Certainly Alan's not the only, nor the first nor even the most flagrant comics writer to do this. Comics have promoted the activity for decades, for reasons having nothing at all to do with Alan. But largely comics stuck with lifting characters, themes or action sequences from other comic books, comic strips and immensely popular and recognizable movies. Bear in mind there's a huge difference between rifling non-fiction books and magazines for ideas to mutate into fiction and prowling other people's fiction for elements to pay homage to, just as there's a huge difference between copying someone else's work and using it as a springboard toward your own themes, ideas and characters. Everyone does the latter, it's just part of the natural process, but swiping is something companies have generally promoted, at least until it becomes unmistakable plagiarism, and even when, say, a talent is so enamored of the work of Jack Kirby or Gardner Fox that they copy their work practically verbatim, they're just as likely to be raved over by readers who are either unfamiliar with the source material or don't care. And it's not like companies haven't traditionally encouraged or enforced the use of their characters over those of a talent's creation. It's a business that congenitally feeds on itself, and pretty much everything else, and likes it that way.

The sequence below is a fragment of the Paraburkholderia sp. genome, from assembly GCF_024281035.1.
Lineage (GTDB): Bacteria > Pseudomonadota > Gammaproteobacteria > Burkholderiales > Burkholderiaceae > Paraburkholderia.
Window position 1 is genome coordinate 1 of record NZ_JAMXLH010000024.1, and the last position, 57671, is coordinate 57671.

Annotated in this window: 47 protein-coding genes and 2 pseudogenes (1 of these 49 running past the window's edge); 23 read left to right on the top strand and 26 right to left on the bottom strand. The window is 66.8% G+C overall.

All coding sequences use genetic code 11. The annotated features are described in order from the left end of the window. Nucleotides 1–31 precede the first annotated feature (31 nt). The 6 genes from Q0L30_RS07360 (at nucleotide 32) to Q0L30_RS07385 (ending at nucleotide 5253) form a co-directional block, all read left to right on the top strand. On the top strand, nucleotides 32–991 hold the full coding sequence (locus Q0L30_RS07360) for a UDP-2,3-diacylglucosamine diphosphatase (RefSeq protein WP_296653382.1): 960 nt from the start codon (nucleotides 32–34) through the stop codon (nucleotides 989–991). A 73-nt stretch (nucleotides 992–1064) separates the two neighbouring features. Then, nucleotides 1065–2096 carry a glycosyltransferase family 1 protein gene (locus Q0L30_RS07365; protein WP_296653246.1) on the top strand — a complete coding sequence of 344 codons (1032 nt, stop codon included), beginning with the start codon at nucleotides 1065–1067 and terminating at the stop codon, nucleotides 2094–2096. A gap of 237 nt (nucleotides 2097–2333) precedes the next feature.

Alan also came along during a schism of directions among comics talent: a growing emphasis on creating new characters and concepts to better fit stories to personal themes and ambitions, and a new desire to not create anything new for companies that would claim all ownership of those creations and the resultant determination to use only properties already owned by the companies. Alan straddled both, as all of us learned to. Generally, he made the most of whatever situation was dumped on his plate, and did better than most of us at carving out his own situations. So what's the problem?
It wasn't the first operatic comic book spanning numerous pages and vast tapestries, or the first to base a whole set of new characters on existing characters and thrust them into unfamiliar territory. (I'd wager most readers weren't even aware of the old Charlton characters when WATCHMEN was published.) But it was different in several ways. It referenced everything from Graham Greene to old EC Comics and the OUTER LIMITS TV show, giving the reader depths to plumb read after read. To this day it's probably the height of structuralism in comics, in both plot and visual style, and Alan wrote in a crisp, take-no-prisoners style that yet allowed for an unusual level of poetic imagery and philosophical concerns uncharacteristic for comics of the day.